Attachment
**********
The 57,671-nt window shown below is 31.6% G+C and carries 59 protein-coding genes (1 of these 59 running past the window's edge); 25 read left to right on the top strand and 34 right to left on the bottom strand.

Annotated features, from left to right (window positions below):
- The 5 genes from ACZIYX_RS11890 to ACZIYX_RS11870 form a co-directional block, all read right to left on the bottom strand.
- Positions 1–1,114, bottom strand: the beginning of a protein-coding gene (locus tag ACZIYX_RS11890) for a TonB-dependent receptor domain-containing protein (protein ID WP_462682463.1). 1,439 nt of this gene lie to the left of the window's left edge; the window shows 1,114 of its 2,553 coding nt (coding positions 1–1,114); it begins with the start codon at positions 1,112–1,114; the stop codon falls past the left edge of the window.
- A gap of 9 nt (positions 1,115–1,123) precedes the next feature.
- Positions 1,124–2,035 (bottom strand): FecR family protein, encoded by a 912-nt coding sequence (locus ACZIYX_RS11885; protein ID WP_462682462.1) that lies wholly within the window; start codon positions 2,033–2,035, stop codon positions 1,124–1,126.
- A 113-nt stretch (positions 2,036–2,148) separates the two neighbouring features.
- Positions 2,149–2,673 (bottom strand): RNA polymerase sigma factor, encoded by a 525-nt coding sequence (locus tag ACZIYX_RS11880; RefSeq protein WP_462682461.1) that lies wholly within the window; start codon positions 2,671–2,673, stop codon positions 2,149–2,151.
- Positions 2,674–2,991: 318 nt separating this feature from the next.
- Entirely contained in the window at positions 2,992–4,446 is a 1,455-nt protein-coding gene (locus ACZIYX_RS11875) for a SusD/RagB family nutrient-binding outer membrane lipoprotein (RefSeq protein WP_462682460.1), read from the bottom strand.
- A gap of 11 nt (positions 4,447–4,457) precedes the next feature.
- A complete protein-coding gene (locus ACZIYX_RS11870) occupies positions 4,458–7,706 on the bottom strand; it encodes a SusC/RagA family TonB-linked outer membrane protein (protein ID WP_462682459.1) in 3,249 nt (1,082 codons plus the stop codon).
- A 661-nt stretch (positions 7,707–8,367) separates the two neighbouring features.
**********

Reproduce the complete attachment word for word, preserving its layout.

The 57,671-nt window shown below is 31.6% G+C and carries 59 protein-coding genes (1 of these 59 running past the window's edge); 25 read left to right on the top strand and 34 right to left on the bottom strand.

Annotated features, from left to right (window positions below):
- The 5 genes from ACZIYX_RS11890 to ACZIYX_RS11870 form a co-directional block, all read right to left on the bottom strand.
- Positions 1–1,114, bottom strand: the beginning of a protein-coding gene (locus tag ACZIYX_RS11890) for a TonB-dependent receptor domain-containing protein (protein ID WP_462682463.1). 1,439 nt of this gene lie to the left of the window's left edge; the window shows 1,114 of its 2,553 coding nt (coding positions 1–1,114); it begins with the start codon at positions 1,112–1,114; the stop codon falls past the left edge of the window.
- A gap of 9 nt (positions 1,115–1,123) precedes the next feature.
- Positions 1,124–2,035 (bottom strand): FecR family protein, encoded by a 912-nt coding sequence (locus ACZIYX_RS11885; protein ID WP_462682462.1) that lies wholly within the window; start codon positions 2,033–2,035, stop codon positions 1,124–1,126.
- A 113-nt stretch (positions 2,036–2,148) separates the two neighbouring features.
- Positions 2,149–2,673 (bottom strand): RNA polymerase sigma factor, encoded by a 525-nt coding sequence (locus tag ACZIYX_RS11880; RefSeq protein WP_462682461.1) that lies wholly within the window; start codon positions 2,671–2,673, stop codon positions 2,149–2,151.
- Positions 2,674–2,991: 318 nt separating this feature from the next.
- Entirely contained in the window at positions 2,992–4,446 is a 1,455-nt protein-coding gene (locus ACZIYX_RS11875) for a SusD/RagB family nutrient-binding outer membrane lipoprotein (RefSeq protein WP_462682460.1), read from the bottom strand.
- A gap of 11 nt (positions 4,447–4,457) precedes the next feature.
- A complete protein-coding gene (locus ACZIYX_RS11870) occupies positions 4,458–7,706 on the bottom strand; it encodes a SusC/RagA family TonB-linked outer membrane protein (protein ID WP_462682459.1) in 3,249 nt (1,082 codons plus the stop codon).
- A 661-nt stretch (positions 7,707–8,367) separates the two neighbouring features.